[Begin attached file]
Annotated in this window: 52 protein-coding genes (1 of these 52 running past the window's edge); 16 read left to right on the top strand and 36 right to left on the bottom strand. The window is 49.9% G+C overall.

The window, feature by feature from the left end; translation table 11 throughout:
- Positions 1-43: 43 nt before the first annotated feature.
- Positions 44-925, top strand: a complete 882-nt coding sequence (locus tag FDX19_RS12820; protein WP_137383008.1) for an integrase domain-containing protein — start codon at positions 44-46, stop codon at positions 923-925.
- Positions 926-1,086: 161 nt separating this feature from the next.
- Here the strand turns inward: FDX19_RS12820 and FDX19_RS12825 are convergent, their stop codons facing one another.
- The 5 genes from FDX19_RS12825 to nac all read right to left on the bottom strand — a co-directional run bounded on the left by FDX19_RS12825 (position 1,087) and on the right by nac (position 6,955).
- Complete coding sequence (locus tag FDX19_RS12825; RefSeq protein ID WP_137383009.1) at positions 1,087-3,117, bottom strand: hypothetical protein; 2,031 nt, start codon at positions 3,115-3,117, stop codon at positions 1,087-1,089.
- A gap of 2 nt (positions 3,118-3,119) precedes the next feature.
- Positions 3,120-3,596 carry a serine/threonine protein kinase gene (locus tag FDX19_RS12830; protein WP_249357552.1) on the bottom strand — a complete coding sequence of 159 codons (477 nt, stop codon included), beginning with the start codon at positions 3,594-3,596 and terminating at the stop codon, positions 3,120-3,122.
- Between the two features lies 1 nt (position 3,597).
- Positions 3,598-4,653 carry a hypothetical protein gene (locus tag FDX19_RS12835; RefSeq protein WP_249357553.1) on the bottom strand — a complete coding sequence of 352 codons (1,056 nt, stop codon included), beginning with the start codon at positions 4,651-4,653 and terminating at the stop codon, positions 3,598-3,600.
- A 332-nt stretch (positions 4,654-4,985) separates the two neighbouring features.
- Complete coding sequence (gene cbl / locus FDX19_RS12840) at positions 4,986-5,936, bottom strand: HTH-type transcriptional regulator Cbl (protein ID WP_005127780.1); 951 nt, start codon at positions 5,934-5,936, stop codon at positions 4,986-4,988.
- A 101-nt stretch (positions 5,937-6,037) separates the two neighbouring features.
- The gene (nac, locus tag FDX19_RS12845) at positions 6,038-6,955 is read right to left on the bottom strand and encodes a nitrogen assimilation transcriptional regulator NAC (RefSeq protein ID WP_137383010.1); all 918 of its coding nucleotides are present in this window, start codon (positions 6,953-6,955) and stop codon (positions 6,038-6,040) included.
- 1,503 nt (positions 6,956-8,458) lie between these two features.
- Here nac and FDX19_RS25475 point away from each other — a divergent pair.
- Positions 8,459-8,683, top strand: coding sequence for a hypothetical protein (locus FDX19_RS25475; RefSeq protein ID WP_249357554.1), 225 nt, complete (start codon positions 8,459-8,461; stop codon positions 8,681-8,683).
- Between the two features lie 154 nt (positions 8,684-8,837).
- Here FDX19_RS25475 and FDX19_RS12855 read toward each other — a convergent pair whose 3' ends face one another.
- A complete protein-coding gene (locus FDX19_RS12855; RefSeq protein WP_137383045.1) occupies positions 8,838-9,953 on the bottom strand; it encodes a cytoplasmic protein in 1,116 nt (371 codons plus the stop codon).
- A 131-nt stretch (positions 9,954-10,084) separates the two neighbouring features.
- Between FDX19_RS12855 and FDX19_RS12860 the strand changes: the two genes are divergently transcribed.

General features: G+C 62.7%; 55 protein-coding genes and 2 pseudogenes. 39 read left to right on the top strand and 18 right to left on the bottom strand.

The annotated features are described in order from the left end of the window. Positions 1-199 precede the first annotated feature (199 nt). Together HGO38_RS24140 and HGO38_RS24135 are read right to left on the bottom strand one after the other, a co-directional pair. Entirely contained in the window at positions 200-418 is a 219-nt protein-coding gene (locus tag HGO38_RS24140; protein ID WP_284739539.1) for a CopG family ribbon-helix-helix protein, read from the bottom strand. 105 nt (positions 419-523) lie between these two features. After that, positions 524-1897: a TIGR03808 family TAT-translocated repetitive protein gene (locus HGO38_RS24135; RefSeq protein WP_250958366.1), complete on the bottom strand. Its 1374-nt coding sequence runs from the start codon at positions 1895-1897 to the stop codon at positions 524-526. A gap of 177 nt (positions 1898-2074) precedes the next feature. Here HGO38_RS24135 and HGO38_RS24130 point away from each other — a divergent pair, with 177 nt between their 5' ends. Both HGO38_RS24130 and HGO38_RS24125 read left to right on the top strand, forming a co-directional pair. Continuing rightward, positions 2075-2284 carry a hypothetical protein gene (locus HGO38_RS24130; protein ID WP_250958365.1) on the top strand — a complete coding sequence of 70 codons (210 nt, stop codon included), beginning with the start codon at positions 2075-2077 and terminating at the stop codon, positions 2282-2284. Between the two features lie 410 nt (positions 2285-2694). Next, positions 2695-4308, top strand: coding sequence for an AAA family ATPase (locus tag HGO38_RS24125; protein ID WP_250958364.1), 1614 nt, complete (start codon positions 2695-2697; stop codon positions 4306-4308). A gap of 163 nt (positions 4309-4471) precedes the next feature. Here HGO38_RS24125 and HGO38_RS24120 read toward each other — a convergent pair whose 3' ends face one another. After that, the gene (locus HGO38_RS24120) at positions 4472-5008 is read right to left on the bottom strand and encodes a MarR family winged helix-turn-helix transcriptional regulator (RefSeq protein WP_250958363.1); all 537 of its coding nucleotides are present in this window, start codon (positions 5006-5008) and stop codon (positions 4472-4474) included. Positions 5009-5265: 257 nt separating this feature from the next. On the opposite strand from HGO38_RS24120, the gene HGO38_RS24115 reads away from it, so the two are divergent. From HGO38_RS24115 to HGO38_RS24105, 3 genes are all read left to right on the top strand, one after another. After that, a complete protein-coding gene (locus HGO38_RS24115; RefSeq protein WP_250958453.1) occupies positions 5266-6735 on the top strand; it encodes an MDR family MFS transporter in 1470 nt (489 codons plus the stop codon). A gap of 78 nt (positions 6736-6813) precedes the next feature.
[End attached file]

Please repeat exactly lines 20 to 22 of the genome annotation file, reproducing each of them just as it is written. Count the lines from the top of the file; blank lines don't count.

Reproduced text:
- Between the two features lie 154 nt (positions 8,684-8,837).
- Here FDX19_RS25475 and FDX19_RS12855 read toward each other — a convergent pair whose 3' ends face one another.
- A complete protein-coding gene (locus FDX19_RS12855; RefSeq protein WP_137383045.1) occupies positions 8,838-9,953 on the bottom strand; it encodes a cytoplasmic protein in 1,116 nt (371 codons plus the stop codon).